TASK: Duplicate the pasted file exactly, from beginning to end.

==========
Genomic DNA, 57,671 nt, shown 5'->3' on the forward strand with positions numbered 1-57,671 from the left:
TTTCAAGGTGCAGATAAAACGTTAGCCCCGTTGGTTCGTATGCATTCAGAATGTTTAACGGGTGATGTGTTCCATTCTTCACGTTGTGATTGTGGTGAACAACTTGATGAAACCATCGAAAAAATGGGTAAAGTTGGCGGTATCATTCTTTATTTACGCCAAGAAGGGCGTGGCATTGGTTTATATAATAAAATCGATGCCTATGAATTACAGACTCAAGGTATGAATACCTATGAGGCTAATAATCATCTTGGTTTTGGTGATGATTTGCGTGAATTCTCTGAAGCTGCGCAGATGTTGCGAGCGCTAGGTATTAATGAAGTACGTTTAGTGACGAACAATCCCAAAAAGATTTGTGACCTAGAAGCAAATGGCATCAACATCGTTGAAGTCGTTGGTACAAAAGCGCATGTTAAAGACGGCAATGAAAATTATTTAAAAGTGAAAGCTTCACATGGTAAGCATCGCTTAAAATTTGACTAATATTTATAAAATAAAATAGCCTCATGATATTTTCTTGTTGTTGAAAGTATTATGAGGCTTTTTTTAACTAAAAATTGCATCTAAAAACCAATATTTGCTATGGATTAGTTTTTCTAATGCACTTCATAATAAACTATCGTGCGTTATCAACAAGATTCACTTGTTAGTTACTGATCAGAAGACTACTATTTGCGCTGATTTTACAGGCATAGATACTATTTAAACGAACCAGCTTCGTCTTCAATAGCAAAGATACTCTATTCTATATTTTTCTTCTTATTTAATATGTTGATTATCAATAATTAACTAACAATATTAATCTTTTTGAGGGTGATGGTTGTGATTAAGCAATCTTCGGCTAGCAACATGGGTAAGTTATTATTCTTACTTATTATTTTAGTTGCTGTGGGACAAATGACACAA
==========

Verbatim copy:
Genomic DNA, 57,671 nt, shown 5'->3' on the forward strand with positions numbered 1-57,671 from the left:
TTTCAAGGTGCAGATAAAACGTTAGCCCCGTTGGTTCGTATGCATTCAGAATGTTTAACGGGTGATGTGTTCCATTCTTCACGTTGTGATTGTGGTGAACAACTTGATGAAACCATCGAAAAAATGGGTAAAGTTGGCGGTATCATTCTTTATTTACGCCAAGAAGGGCGTGGCATTGGTTTATATAATAAAATCGATGCCTATGAATTACAGACTCAAGGTATGAATACCTATGAGGCTAATAATCATCTTGGTTTTGGTGATGATTTGCGTGAATTCTCTGAAGCTGCGCAGATGTTGCGAGCGCTAGGTATTAATGAAGTACGTTTAGTGACGAACAATCCCAAAAAGATTTGTGACCTAGAAGCAAATGGCATCAACATCGTTGAAGTCGTTGGTACAAAAGCGCATGTTAAAGACGGCAATGAAAATTATTTAAAAGTGAAAGCTTCACATGGTAAGCATCGCTTAAAATTTGACTAATATTTATAAAATAAAATAGCCTCATGATATTTTCTTGTTGTTGAAAGTATTATGAGGCTTTTTTTAACTAAAAATTGCATCTAAAAACCAATATTTGCTATGGATTAGTTTTTCTAATGCACTTCATAATAAACTATCGTGCGTTATCAACAAGATTCACTTGTTAGTTACTGATCAGAAGACTACTATTTGCGCTGATTTTACAGGCATAGATACTATTTAAACGAACCAGCTTCGTCTTCAATAGCAAAGATACTCTATTCTATATTTTTCTTCTTATTTAATATGTTGATTATCAATAATTAACTAACAATATTAATCTTTTTGAGGGTGATGGTTGTGATTAAGCAATCTTCGGCTAGCAACATGGGTAAGTTATTATTCTTACTTATTATTTTAGTTGCTGTGGGACAAATGACACAA